They climbed onto the second level of a rusted fire escape, creaking its aging skeleton and drawing up its rattling ladder after themselves. There, they settled down and huddled together once more. He saw her shuddering, saw the crystals of her frozen tears shining on her cheeks.
He whispered, “It’s okay. It’s okay. Remember: the green place. The green place. The green place. The green place.” He spoke it like a prayer.
She said, “That man...He wasn’t bad...He wasn’t part of the bad things mom and dad make us stop...” And looking into his eyes, she dared, “None of the things we do are good things, are they?”
His eyes remained brave for her, and without tears. He said: “The green place.”
She nodded, looking frightened but determined, distressed but angry, tears in her eyes still.
They held each other while the wind lashed them. It was some time before they slept: their thoughts were buzzing like electricity.
Through the humming agitated darkness of their sleep came the dual voice of their mother-father:
It is almost time for you to move on, darlings. Tomorrow morning you have one more task to complete, and then you will move on to the next place. Sleep well, darlings...
But beneath this urgent, unsettling communication, a different voice, the new voice that had been growing stronger inside them, louder and more insistent in recent days, drifting up from some deep, deep space inside them both; and it quieted their electric thoughts, and made good their electric dreams as it whispered to them:
The green place.
The green place.
The green place...
DARKER HAPPENINGS SULLY HOLIDAYS, EPIDEMIC OF TERRORISM REACHES CRISIS PROPORTIONS
Yet another pair of unexplained explosions erupted in the early morning hours of December 25. The site of the first blast was Tech-Kom Ltd., another computer software company based in the downtown core. The entire high-rise building collapsed as a result of the blast, killing a reported thirty firefighters working at the scene. A smaller blaze, reported earlier that night, destroyed a building in the central part of Wyandotte Street which housed two businesses – Thai Noodle and Blue Maria Massage. The most shocking aspect of this latter incident is the discovery that a third business space located within the same building complex, long vacant, had been the site of an active youth prostitution ring. Investigations into the arson unearthed remnants of detailed records listing clients’ names and services rendered, with corresponding dates and fees paid. The identities of the individuals implicated have not been made public.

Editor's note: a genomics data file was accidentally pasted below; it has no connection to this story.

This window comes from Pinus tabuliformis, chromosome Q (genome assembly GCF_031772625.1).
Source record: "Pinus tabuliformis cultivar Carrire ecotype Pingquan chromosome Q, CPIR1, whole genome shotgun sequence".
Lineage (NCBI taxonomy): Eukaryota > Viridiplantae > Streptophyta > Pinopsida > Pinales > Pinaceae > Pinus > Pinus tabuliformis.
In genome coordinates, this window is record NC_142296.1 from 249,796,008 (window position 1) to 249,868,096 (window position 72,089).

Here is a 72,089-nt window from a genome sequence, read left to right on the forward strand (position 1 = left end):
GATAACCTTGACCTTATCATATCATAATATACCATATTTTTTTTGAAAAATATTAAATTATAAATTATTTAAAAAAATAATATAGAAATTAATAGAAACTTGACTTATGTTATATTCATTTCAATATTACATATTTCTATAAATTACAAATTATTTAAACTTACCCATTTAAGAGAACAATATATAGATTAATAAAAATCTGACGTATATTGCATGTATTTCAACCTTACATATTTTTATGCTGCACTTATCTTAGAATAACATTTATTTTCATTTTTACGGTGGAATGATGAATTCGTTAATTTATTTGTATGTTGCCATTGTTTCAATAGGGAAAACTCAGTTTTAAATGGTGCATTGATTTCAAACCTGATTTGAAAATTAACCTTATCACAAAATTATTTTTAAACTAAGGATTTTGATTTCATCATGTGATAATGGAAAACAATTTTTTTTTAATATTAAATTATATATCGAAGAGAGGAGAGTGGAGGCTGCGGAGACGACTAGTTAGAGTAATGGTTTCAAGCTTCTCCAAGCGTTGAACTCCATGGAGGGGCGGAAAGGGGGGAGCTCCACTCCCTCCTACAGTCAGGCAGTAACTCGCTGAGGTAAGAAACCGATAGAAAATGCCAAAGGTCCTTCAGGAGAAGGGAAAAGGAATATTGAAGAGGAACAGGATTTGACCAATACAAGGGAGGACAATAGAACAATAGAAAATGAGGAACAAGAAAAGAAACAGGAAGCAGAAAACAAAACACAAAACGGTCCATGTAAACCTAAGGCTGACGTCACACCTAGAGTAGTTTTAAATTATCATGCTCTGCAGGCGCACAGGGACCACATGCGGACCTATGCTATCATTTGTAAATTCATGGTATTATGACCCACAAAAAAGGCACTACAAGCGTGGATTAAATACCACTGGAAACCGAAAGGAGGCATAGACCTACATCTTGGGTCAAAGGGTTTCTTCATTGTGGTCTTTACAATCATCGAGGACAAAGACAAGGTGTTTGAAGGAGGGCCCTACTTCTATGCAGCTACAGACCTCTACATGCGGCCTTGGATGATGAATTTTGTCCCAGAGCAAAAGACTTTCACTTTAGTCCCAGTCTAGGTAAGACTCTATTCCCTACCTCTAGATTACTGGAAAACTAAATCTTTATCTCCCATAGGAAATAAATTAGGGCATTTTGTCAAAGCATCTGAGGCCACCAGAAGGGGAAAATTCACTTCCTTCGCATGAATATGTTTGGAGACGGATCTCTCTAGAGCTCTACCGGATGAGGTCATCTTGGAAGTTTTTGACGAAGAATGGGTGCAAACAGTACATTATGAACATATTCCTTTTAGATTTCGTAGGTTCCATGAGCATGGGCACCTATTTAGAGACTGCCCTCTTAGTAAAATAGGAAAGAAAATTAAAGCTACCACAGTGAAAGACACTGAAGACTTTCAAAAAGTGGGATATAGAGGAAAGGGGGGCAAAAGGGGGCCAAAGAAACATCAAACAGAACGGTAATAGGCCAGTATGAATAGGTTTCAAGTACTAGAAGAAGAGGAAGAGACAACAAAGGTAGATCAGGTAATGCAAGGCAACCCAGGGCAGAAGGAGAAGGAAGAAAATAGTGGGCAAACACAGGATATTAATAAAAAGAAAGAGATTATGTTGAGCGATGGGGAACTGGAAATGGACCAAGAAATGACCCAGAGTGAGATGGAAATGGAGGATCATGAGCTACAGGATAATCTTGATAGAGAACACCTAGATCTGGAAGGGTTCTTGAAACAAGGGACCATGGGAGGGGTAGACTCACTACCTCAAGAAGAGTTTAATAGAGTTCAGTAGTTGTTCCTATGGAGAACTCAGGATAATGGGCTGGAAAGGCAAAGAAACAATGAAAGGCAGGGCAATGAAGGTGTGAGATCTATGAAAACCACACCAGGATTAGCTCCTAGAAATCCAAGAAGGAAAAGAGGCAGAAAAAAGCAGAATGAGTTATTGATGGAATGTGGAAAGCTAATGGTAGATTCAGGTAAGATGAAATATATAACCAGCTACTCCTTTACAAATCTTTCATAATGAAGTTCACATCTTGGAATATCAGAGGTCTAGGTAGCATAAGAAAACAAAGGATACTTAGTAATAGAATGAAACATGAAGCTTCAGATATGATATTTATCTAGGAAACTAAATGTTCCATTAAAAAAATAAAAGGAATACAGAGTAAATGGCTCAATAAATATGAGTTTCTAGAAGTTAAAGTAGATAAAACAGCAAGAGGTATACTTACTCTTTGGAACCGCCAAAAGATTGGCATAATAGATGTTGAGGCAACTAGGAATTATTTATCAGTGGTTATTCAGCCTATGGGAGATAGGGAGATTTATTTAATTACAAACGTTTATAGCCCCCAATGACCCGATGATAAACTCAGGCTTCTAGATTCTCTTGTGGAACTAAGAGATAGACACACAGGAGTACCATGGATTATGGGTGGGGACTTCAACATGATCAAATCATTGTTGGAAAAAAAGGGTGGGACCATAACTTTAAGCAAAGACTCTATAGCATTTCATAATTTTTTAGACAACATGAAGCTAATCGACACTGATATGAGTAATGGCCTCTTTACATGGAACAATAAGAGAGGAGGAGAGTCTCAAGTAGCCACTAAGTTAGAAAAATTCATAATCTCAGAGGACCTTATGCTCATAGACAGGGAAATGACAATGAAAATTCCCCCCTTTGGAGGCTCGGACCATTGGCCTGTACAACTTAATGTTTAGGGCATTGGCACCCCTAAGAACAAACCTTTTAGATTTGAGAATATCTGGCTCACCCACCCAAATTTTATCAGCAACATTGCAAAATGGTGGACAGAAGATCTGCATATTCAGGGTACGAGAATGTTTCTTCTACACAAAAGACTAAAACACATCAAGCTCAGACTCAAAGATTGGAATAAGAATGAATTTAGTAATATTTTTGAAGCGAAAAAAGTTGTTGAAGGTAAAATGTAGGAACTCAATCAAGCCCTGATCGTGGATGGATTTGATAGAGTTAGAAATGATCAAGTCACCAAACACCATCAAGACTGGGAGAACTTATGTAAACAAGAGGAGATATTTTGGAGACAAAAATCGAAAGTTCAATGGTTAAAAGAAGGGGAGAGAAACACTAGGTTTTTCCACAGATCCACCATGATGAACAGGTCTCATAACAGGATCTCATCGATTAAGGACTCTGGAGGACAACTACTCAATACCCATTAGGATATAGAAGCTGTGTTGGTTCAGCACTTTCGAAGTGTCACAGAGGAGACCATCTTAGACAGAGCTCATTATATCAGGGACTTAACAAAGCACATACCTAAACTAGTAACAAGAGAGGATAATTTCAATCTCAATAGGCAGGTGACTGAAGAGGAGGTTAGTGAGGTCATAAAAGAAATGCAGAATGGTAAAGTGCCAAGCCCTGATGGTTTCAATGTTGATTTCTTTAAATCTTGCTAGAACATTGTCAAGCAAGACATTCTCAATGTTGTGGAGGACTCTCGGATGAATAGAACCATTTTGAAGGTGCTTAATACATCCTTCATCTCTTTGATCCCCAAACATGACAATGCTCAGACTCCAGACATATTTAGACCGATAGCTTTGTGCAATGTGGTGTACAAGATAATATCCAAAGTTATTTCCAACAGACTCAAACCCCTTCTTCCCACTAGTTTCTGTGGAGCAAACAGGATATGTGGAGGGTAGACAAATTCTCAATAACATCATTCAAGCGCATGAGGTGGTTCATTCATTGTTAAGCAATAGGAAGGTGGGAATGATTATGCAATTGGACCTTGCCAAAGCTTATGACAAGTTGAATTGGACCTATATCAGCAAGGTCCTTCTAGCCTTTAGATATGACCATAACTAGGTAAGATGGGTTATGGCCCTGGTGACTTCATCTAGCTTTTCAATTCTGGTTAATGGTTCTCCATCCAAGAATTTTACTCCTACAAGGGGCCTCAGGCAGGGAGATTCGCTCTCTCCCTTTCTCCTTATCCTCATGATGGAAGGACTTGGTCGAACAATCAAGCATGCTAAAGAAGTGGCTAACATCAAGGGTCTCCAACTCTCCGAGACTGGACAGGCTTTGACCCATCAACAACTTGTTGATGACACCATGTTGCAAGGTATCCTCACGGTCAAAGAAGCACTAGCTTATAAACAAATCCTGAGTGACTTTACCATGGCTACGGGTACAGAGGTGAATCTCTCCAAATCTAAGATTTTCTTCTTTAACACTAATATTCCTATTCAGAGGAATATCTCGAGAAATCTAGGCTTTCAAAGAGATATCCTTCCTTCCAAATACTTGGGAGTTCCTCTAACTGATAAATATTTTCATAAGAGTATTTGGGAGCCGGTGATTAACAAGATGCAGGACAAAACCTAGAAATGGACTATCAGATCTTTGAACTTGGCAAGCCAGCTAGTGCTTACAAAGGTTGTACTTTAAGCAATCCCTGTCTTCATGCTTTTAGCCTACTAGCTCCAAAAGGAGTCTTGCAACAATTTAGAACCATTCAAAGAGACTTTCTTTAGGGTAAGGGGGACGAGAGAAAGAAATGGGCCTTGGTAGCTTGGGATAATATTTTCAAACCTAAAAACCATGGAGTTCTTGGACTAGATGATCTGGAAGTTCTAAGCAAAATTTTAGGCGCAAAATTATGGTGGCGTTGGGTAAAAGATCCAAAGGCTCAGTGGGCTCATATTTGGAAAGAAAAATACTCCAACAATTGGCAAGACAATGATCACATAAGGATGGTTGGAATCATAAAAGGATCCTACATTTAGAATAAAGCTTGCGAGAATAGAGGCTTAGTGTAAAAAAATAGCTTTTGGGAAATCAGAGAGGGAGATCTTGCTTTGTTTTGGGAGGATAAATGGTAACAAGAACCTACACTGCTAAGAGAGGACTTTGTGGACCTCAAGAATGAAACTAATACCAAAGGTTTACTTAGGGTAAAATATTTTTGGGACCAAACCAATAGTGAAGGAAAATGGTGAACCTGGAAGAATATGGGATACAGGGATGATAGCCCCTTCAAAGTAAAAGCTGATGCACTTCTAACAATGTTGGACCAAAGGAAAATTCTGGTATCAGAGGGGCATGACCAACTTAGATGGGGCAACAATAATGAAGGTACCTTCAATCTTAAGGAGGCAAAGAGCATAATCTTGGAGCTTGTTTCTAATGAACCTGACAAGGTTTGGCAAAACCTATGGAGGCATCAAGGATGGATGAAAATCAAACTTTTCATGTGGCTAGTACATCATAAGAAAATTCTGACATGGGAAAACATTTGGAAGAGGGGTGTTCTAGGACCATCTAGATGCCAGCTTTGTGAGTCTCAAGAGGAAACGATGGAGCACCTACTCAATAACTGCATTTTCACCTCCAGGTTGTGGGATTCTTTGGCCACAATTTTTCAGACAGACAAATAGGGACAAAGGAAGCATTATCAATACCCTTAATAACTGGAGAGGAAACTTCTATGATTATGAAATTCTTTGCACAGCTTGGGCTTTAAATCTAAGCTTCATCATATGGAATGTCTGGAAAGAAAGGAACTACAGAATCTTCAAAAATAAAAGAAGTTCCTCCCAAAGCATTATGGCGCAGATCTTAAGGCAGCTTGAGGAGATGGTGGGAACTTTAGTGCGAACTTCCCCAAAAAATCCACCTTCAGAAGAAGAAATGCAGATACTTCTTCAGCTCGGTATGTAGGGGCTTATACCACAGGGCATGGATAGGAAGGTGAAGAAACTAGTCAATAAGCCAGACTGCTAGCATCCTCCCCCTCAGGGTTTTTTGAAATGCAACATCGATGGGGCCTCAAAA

A possibly related incident took place in the early hours of the same morning. Police officer William Brookes was found dead in the city’s downtown Palace Parking garage. The officer was the victim of what appears to be a fire-related fatality, having suffered third degree burns across his entire body. The area of the garage in which the body was found was likewise scorched, although the specific cause of the fire remains undetermined at this time.
He stuffed the newspaper into the stinking mouth of a trash receptacle, and they hurried on their way, stepping out from beneath the shadow of the great Ambassador Bridge arcing over their heads like a petrified skeleton of some gargantuan prehistoric creature.
They wound eastwards through the secret arteries of the city, its little-frequented alleys and backstreets away from roving police squad cars, its car-less wee A.M. lots and wild fields fringing the monolithic citadels of corporate industry, the downtown automotive centre, the ruins of the main bank building, the casino with its pompous and deceptive spotlights roving across the bellies of the clouds as if proclaiming the significance and grandeur of a place of welcome, acceptance, haven.
They drifted like apparitions through one such garbage-teeming alley abutting a long row of bars that faced onto the downtown’s central drag. The stink of refuse was potent. Rats scratched and scrabbled invisibly among the black plastic bags heaped alongside the overflowing plastic trash receptacles lined up like filthy sentries all along the wall. A homeless man or woman, swathed in ragged tattered clothing, face hidden beneath an immense ratty toque pulled low over their eyes, shifted in their nest of filth. The crisscrossing bundles of electrical wires overhead were weighted down with thick ice stalactites, and an uneasy buzzing sounded from them, as if communicating their strain and imminent collapse.
Then, unexpected vivid colour drew their eyes: the spray-painted message, in immense, vivid red characters on the rough brick face of the building, brightening the alley’s thick darkness and stench of squalor: